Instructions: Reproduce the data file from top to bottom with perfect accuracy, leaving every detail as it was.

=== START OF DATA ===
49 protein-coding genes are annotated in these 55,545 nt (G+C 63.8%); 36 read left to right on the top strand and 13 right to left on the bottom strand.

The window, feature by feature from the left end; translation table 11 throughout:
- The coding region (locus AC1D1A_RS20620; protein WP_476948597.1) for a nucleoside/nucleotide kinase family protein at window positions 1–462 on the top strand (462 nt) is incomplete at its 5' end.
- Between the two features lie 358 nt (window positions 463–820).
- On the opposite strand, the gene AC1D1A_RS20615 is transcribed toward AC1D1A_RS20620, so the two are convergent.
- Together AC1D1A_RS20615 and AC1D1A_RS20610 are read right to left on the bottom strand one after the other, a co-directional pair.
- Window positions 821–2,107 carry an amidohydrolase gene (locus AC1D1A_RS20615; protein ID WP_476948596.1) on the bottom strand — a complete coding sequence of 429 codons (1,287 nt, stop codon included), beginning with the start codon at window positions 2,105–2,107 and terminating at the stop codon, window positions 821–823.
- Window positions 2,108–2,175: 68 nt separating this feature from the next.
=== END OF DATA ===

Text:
49 protein-coding genes are annotated in these 55,545 nt (G+C 63.8%); 36 read left to right on the top strand and 13 right to left on the bottom strand.

The window, feature by feature from the left end; translation table 11 throughout:
- The coding region (locus AC1D1A_RS20620; protein WP_476948597.1) for a nucleoside/nucleotide kinase family protein at window positions 1–462 on the top strand (462 nt) is incomplete at its 5' end.
- Between the two features lie 358 nt (window positions 463–820).
- On the opposite strand, the gene AC1D1A_RS20615 is transcribed toward AC1D1A_RS20620, so the two are convergent.
- Together AC1D1A_RS20615 and AC1D1A_RS20610 are read right to left on the bottom strand one after the other, a co-directional pair.
- Window positions 821–2,107 carry an amidohydrolase gene (locus AC1D1A_RS20615; protein ID WP_476948596.1) on the bottom strand — a complete coding sequence of 429 codons (1,287 nt, stop codon included), beginning with the start codon at window positions 2,105–2,107 and terminating at the stop codon, window positions 821–823.
- Window positions 2,108–2,175: 68 nt separating this feature from the next.